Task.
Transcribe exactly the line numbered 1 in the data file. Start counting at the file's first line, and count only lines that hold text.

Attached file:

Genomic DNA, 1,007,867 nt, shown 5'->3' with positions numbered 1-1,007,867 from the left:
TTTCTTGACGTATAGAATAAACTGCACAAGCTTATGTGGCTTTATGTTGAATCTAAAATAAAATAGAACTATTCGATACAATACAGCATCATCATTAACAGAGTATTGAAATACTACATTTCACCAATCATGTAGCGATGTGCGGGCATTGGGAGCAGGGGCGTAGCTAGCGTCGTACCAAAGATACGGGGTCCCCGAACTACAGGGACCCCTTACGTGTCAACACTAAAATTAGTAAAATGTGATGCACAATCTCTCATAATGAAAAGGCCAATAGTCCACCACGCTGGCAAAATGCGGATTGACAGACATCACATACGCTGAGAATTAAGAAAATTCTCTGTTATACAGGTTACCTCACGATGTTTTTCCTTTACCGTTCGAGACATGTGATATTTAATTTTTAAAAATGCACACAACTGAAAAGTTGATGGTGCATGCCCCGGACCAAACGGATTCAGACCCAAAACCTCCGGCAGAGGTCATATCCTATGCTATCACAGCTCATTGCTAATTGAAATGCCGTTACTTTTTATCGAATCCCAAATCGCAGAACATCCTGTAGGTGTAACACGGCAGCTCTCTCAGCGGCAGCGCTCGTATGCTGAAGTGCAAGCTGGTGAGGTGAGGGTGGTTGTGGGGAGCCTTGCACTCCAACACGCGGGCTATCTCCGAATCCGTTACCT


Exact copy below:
Genomic DNA, 1,007,867 nt, shown 5'->3' with positions numbered 1-1,007,867 from the left: